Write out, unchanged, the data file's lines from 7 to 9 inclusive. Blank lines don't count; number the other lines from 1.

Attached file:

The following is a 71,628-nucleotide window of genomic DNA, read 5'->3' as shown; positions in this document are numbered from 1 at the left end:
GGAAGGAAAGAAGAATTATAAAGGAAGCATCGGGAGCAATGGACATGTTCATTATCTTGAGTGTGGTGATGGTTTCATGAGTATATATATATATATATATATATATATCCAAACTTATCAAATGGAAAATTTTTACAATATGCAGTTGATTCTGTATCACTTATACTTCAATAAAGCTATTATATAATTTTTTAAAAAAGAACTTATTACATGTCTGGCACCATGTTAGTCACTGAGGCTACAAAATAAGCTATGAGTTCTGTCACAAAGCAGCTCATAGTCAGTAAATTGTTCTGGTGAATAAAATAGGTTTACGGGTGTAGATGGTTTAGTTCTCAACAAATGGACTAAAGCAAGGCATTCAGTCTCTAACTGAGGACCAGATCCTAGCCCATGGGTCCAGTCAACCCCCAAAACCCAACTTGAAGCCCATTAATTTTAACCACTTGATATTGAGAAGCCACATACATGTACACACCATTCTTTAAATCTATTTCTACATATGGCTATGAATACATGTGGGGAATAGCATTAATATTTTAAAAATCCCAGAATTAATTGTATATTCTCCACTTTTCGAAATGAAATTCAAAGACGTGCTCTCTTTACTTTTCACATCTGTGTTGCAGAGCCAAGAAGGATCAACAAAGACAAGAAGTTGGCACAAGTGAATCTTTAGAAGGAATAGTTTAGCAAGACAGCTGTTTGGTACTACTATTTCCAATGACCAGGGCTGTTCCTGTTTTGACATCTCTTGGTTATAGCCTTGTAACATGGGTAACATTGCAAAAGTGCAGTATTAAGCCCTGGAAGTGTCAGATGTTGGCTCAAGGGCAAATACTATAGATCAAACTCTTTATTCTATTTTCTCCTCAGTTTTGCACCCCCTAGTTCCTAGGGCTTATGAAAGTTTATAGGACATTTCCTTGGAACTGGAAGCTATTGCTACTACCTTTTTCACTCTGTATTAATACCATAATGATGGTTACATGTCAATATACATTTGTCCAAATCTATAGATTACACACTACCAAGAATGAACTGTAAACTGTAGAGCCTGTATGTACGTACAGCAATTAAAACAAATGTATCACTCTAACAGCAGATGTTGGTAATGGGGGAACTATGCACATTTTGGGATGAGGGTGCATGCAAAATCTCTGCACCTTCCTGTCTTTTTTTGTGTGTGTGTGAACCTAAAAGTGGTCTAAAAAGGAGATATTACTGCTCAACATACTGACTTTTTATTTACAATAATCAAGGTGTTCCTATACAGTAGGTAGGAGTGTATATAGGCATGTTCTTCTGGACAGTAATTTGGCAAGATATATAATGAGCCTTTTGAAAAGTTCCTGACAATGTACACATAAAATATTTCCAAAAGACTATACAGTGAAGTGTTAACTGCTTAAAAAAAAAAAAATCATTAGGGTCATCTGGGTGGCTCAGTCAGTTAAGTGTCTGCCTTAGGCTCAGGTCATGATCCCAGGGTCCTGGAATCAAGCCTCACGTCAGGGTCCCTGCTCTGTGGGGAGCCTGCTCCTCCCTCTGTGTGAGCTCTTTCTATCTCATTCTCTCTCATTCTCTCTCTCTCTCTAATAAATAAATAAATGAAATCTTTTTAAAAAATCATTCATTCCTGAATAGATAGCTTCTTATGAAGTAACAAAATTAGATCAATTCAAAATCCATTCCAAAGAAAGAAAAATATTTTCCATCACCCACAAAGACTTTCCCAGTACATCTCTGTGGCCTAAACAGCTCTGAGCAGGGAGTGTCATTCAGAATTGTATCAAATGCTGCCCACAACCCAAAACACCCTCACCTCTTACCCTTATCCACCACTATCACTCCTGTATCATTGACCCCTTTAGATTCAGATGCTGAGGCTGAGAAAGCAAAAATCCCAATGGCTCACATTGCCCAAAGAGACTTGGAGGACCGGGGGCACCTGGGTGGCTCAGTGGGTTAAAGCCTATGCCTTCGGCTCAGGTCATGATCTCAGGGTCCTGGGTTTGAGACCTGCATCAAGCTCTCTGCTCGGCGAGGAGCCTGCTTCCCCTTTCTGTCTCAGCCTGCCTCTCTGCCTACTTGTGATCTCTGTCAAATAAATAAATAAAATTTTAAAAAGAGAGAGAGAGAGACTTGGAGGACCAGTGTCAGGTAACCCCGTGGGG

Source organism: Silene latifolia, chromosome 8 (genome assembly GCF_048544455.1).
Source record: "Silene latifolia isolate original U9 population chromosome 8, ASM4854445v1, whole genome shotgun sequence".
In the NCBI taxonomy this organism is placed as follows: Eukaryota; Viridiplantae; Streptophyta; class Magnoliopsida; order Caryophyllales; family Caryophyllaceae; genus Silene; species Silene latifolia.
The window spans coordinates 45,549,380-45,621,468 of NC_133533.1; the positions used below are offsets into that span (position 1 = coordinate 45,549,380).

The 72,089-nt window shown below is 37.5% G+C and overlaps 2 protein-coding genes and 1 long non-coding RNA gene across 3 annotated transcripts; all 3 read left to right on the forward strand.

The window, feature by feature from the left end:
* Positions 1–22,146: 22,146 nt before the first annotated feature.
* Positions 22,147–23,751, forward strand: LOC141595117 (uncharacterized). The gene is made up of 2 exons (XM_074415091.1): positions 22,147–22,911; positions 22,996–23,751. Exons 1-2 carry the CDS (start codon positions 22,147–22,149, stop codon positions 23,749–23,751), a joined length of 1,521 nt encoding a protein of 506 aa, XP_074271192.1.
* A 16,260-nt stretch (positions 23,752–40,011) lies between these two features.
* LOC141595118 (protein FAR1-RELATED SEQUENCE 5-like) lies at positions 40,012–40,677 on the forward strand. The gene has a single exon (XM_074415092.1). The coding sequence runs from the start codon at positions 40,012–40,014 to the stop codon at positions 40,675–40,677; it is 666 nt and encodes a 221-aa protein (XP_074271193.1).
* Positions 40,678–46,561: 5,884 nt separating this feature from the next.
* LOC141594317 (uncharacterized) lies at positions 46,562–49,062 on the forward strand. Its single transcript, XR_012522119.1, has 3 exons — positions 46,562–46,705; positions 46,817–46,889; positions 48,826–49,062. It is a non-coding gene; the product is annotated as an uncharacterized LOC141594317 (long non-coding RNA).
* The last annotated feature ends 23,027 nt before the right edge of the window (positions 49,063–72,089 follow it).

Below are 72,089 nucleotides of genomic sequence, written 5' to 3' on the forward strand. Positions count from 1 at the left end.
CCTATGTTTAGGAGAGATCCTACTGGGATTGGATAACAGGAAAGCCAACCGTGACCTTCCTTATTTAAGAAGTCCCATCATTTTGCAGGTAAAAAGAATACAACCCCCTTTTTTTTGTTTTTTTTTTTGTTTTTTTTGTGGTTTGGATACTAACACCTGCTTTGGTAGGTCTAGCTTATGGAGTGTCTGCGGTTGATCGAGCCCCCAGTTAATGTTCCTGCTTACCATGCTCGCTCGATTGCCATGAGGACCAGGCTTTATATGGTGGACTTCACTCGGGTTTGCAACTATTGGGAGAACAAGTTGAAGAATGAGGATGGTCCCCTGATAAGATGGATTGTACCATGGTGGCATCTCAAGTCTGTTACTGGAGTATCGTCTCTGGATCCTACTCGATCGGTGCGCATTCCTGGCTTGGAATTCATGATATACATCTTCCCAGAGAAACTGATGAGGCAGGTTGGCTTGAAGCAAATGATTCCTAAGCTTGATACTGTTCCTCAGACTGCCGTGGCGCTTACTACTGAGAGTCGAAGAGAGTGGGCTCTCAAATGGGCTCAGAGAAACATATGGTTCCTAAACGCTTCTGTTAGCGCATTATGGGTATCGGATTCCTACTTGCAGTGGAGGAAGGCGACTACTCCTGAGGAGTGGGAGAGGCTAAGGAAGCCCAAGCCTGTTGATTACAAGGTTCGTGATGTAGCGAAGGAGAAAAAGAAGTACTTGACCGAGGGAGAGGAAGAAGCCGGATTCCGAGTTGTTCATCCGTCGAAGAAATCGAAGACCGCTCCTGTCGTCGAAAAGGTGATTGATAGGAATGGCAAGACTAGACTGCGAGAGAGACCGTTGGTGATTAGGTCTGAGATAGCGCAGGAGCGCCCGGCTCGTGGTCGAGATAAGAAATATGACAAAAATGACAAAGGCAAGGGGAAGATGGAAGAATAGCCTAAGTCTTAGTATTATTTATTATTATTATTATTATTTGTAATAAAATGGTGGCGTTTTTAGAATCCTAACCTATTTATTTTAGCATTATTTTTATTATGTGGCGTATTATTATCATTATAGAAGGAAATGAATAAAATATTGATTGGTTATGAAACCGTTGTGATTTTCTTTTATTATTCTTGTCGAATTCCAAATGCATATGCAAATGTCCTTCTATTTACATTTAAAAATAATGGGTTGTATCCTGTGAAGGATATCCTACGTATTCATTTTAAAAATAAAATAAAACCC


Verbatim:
The 72,089-nt window shown below is 37.5% G+C and overlaps 2 protein-coding genes and 1 long non-coding RNA gene across 3 annotated transcripts; all 3 read left to right on the forward strand.

The window, feature by feature from the left end:
* Positions 1–22,146: 22,146 nt before the first annotated feature.